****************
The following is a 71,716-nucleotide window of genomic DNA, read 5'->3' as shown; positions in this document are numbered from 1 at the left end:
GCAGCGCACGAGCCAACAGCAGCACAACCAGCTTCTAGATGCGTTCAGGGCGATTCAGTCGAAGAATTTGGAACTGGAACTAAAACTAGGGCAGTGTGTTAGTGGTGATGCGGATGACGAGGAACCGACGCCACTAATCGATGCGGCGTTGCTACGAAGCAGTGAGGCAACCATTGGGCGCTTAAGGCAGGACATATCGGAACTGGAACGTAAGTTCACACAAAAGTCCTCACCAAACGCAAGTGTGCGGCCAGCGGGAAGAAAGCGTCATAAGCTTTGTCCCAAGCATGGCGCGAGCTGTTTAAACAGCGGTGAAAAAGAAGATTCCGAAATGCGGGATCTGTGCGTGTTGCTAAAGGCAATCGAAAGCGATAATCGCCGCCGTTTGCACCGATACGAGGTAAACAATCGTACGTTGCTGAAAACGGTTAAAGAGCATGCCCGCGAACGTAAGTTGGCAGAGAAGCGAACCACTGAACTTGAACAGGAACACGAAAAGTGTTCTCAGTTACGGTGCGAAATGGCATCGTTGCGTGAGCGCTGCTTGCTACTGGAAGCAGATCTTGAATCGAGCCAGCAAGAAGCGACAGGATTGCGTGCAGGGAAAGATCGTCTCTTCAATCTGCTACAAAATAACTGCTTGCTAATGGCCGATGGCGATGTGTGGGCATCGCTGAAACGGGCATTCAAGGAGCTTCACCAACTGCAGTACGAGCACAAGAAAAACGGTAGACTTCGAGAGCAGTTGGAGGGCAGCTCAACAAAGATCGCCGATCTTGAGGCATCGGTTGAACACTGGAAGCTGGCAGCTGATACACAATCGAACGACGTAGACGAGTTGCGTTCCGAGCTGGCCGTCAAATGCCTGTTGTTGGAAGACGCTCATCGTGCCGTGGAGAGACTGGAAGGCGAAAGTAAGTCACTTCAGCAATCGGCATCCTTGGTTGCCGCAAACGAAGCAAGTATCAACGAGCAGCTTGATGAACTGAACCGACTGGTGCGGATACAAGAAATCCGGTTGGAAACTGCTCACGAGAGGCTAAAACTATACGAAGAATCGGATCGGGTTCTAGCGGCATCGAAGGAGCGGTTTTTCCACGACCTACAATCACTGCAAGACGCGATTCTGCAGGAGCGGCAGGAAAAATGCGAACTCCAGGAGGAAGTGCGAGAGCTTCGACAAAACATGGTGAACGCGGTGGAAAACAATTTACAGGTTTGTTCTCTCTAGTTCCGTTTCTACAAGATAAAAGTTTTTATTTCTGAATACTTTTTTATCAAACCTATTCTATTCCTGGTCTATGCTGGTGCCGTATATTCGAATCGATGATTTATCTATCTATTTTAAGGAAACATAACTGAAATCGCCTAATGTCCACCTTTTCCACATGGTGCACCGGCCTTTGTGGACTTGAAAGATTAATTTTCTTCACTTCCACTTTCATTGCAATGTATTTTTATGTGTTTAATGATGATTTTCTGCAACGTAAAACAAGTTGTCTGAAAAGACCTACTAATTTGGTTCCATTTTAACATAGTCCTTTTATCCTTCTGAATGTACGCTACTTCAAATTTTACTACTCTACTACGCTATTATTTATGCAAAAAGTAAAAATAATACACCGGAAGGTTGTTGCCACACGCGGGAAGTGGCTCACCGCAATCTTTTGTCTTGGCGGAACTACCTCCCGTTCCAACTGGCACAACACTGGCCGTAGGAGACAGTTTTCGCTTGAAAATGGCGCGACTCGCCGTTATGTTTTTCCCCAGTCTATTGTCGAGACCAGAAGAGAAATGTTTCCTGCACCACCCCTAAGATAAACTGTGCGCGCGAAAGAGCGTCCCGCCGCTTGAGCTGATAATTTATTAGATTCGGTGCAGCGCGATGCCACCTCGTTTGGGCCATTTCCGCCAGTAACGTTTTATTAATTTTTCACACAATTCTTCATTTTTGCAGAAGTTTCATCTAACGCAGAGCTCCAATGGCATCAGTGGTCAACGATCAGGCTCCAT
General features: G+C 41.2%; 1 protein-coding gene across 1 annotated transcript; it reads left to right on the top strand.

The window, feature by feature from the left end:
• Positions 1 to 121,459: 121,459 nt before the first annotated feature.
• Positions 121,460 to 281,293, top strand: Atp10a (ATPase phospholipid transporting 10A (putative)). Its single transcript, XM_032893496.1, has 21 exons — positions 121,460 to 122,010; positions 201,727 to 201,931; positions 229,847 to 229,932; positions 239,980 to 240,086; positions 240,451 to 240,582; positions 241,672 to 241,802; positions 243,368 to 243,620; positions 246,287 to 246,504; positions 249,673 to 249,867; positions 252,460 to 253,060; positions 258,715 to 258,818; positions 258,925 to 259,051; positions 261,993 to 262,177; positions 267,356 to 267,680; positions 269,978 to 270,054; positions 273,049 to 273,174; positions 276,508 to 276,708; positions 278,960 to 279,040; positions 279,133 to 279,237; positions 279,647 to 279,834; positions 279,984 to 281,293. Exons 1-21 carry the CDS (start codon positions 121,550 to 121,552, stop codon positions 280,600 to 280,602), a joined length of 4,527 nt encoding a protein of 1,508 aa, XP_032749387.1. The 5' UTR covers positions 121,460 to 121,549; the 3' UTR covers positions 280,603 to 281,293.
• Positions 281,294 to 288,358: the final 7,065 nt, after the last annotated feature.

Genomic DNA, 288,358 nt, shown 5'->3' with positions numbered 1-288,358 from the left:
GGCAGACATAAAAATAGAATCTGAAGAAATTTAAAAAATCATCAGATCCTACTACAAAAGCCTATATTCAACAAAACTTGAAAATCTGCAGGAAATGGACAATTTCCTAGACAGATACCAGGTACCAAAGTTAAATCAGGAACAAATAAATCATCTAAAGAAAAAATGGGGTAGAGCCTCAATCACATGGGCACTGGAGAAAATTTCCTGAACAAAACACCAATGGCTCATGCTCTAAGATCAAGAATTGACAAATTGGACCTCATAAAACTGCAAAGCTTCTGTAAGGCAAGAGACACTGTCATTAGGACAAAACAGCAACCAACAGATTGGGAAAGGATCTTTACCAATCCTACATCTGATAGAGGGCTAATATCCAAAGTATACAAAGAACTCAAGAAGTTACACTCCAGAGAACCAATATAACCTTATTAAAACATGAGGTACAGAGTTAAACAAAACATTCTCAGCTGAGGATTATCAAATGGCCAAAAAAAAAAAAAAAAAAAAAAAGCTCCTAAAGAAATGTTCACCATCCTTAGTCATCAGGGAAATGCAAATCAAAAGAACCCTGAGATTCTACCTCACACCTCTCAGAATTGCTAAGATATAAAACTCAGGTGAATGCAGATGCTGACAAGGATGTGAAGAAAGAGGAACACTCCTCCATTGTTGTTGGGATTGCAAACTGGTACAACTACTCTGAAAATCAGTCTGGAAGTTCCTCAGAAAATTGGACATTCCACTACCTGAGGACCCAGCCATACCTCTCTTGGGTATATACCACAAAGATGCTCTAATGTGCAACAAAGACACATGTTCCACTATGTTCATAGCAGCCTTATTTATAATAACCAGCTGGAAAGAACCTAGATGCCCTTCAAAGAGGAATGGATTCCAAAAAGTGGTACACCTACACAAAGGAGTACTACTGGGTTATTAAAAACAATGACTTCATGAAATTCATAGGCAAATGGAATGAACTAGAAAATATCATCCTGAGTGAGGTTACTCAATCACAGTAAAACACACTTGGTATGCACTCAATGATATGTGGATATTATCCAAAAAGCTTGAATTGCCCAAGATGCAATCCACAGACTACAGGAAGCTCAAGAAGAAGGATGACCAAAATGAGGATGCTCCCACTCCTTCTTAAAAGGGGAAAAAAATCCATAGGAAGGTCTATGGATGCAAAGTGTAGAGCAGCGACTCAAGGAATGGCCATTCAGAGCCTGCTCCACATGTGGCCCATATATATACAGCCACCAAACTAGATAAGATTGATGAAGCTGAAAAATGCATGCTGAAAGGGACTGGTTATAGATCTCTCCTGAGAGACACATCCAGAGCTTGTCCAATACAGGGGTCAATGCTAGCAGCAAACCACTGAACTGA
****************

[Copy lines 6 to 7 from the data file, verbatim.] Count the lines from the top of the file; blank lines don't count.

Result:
• Positions 121,460 to 281,293, top strand: Atp10a (ATPase phospholipid transporting 10A (putative)). Its single transcript, XM_032893496.1, has 21 exons — positions 121,460 to 122,010; positions 201,727 to 201,931; positions 229,847 to 229,932; positions 239,980 to 240,086; positions 240,451 to 240,582; positions 241,672 to 241,802; positions 243,368 to 243,620; positions 246,287 to 246,504; positions 249,673 to 249,867; positions 252,460 to 253,060; positions 258,715 to 258,818; positions 258,925 to 259,051; positions 261,993 to 262,177; positions 267,356 to 267,680; positions 269,978 to 270,054; positions 273,049 to 273,174; positions 276,508 to 276,708; positions 278,960 to 279,040; positions 279,133 to 279,237; positions 279,647 to 279,834; positions 279,984 to 281,293. Exons 1-21 carry the CDS (start codon positions 121,550 to 121,552, stop codon positions 280,600 to 280,602), a joined length of 4,527 nt encoding a protein of 1,508 aa, XP_032749387.1. The 5' UTR covers positions 121,460 to 121,549; the 3' UTR covers positions 280,603 to 281,293.
• Positions 281,294 to 288,358: the final 7,065 nt, after the last annotated feature.